What makes a good race? That question was posed last week in this column, and one thing our staff agreed on was that a close finish is one thing that makes a race memorable. Everyone remembers the 2003 Southern 500 because the finish was the closest in the Cup Series to date.
And as we navigate the 2019 season, the racing has been a mixed bag. But if closer finishes make races better, or at least more memorable, this year so far is a vast improvement over 2018. Through 20 races, of the 17 that are comparable (the other three had one of the two races end under caution), 13 have had closer finishes this year than last. 12 have a margin of under a second (up from seven last year). That’s an endorsement for a race package that, while not perfect, is showing to be an improvement.
A few weeks ago, we looked at the closest finishes of the year and two of those five are no longer among the best. Michigan and Kentucky have produced closer margins, with Kentucky taking the closest span away from the Daytona 500. Let that sink in for a moment. In order, the closest races of the year have been at Kentucky, Daytona (February), Michigan, Richmond and Kansas, certainly not all venues where close finishes are expected.
This week, we’ll take a look at the largest margins of the year (by some fans’ definition, the worst races), because you have to look at both for a complete picture.
1. Gander RV 400, Dover International Speedway
Martin Truex Jr. over Alex Bowman by 9.501 seconds
One of only four races with a larger margin over the previous year (the 2018 margin was 7.4 seconds), the show at Dover wasn’t one to write home about. The Monster Mile is a tough track, but in recent years, spins and other mayhem have been at a minimum, and that often leads to few cars on the lead lap (just 11 in this spring’s event). Fans didn’t have a lot of good to say after this one.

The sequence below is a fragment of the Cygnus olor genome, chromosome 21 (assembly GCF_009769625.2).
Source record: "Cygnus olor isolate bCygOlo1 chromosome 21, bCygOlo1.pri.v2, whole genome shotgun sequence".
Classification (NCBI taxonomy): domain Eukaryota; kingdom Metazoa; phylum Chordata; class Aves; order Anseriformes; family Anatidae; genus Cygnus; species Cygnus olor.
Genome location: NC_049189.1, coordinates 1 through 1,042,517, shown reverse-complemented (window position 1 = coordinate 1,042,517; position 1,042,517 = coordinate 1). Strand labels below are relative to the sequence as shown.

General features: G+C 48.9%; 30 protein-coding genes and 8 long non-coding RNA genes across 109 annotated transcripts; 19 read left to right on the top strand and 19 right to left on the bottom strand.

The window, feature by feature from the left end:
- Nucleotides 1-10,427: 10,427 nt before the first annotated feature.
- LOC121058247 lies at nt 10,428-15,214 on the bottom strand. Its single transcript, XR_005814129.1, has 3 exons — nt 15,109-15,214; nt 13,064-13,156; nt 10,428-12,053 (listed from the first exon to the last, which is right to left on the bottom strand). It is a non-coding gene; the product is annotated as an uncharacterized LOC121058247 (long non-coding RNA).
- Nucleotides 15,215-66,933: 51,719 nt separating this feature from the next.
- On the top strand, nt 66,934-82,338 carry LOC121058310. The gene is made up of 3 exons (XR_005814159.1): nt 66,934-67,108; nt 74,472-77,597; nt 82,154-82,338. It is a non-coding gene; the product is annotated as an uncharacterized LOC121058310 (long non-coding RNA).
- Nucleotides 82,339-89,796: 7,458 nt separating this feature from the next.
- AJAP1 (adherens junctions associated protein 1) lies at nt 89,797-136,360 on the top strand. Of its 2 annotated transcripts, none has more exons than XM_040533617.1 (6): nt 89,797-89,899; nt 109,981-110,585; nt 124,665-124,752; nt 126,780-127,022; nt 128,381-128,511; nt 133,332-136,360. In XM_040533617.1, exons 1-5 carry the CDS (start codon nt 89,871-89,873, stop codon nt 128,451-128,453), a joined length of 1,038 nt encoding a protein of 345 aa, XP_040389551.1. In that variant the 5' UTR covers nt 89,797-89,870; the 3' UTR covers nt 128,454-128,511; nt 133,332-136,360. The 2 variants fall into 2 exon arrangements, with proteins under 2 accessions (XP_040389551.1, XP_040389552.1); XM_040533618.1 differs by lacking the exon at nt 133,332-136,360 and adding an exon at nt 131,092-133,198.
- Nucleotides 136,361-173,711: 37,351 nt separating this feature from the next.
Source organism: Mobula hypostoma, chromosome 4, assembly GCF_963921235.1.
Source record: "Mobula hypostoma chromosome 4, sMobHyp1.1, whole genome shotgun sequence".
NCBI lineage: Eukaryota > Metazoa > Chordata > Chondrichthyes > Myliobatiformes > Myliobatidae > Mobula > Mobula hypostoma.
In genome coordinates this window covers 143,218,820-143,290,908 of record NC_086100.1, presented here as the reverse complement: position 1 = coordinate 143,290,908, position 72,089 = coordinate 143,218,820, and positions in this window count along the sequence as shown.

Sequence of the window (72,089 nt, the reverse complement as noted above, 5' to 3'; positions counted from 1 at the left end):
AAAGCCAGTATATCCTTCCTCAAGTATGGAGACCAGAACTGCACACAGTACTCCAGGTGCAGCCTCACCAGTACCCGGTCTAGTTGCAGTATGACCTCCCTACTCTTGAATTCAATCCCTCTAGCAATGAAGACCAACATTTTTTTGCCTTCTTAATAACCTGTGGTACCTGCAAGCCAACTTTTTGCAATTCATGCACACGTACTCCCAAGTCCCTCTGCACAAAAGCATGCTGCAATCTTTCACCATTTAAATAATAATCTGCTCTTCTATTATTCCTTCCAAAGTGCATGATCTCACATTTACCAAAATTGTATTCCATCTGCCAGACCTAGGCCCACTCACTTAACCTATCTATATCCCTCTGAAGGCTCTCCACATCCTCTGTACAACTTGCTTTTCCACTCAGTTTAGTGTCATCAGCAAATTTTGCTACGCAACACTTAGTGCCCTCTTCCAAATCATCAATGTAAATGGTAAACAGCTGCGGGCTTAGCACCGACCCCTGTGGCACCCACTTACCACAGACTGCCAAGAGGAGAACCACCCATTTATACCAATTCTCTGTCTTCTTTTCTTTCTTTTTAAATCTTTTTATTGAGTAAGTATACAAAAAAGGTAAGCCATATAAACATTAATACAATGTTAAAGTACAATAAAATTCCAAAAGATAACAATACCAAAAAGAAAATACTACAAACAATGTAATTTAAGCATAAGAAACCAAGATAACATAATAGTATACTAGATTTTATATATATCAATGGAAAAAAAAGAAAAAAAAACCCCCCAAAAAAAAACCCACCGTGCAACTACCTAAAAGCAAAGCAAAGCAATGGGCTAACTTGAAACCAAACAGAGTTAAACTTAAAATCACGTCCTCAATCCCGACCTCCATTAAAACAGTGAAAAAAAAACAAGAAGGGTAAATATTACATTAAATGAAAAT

2. O’Reilly Auto Parts 500, Texas Motor Speedway
Denny Hamlin over Clint Bowyer by 2.743 seconds
Another race that didn’t match the 2018 version (.300 second margin), Texas wasn’t exactly a wild west showdown, as Hamlin cruised to the win. Just 15 drivers finished on the lead lap, and there wasn’t much to write home about after this one
3. Auto Club 400, Auto Club Speedway
Kyle Busch over Joey Logano by 2.354 seconds
Here’s where 2019 begins to separate itself from 2018. The two-second margin is an improvement over the 11.685 seconds that fans were treated to last season, and that rings true a lot. Other than Dover and Texas, only Phoenix and Bristol featured larger spans than last year, and Bristol’s was still well under a second. Great? No. Better? Getting there.
4. Pocono 400, Pocono Raceway
Kyle Busch over Brad Keselowski by 2.224 seconds
It’s not a lot better than a year ago, but again, this year’s version comes in closer. Pocono is a race of strategy and stamina, a combination which doesn’t always mean a door-to-door finish. That’s OK, though, since differing strategies and storylines make the closer races even more exciting.
5. Toyota/Save Mart 350, Sonoma Raceway
Martin Truex Jr. over Kyle Busch by 1.861 seconds
Sonoma has produced some exciting finishes, but this year’s wasn’t one of the best, though it’s a sight better than the 10.5-second gap last year. Watkins Glen tends to give fans a better show as far as road courses go, and the new infield course at Charlotte had a heck of a finish last year. But one thing of note here: Just four races this year have had a gap of more than two seconds between first and second place, down fairly significantly over this point last year. This California battle isn’t one fans will remember in 10 years other than it being Darrell Waltrip’s final call.
About the author
Amy is an 20-year veteran NASCAR writer and a six-time National Motorsports Press Association (NMPA) writing award winner, including first place awards for both columns and race coverage. As well as serving as Photo Editor, Amy writes The Big 6 (Mondays) after every NASCAR Cup Series race. She can also be found working on her bi-weekly columns Holding A Pretty Wheel (Tuesdays) and Only Yesterday (Wednesdays). A New Hampshire native whose heart is in North Carolina, Amy’s work credits have extended everywhere from driver Kenny Wallace’s website to Athlon Sports. She can also be heard weekly as a panelist on the Hard Left Turn podcast that can be found on AccessWDUN.com's Around the Track page.
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